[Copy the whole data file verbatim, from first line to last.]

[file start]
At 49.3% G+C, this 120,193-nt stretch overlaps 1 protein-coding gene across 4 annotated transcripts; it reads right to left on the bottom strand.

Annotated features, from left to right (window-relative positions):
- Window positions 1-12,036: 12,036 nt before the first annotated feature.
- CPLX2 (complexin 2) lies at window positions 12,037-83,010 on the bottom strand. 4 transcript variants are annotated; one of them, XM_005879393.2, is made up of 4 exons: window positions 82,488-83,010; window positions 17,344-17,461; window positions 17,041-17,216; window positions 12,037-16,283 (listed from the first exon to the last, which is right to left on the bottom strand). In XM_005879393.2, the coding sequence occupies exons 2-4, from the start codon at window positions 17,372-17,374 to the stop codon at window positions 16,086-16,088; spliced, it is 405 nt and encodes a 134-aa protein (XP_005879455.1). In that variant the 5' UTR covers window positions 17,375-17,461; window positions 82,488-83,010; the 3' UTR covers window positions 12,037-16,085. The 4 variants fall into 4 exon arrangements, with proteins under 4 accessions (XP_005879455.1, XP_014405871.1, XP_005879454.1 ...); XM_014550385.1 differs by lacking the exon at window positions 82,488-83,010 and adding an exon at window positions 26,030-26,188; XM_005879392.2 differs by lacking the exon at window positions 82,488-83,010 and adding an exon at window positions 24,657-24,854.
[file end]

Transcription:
At 49.3% G+C, this 120,193-nt stretch overlaps 1 protein-coding gene across 4 annotated transcripts; it reads right to left on the bottom strand.

Annotated features, from left to right (window-relative positions):
- Window positions 1-12,036: 12,036 nt before the first annotated feature.
- CPLX2 (complexin 2) lies at window positions 12,037-83,010 on the bottom strand. 4 transcript variants are annotated; one of them, XM_005879393.2, is made up of 4 exons: window positions 82,488-83,010; window positions 17,344-17,461; window positions 17,041-17,216; window positions 12,037-16,283 (listed from the first exon to the last, which is right to left on the bottom strand). In XM_005879393.2, the coding sequence occupies exons 2-4, from the start codon at window positions 17,372-17,374 to the stop codon at window positions 16,086-16,088; spliced, it is 405 nt and encodes a 134-aa protein (XP_005879455.1). In that variant the 5' UTR covers window positions 17,375-17,461; window positions 82,488-83,010; the 3' UTR covers window positions 12,037-16,085. The 4 variants fall into 4 exon arrangements, with proteins under 4 accessions (XP_005879455.1, XP_014405871.1, XP_005879454.1 ...); XM_014550385.1 differs by lacking the exon at window positions 82,488-83,010 and adding an exon at window positions 26,030-26,188; XM_005879392.2 differs by lacking the exon at window positions 82,488-83,010 and adding an exon at window positions 24,657-24,854.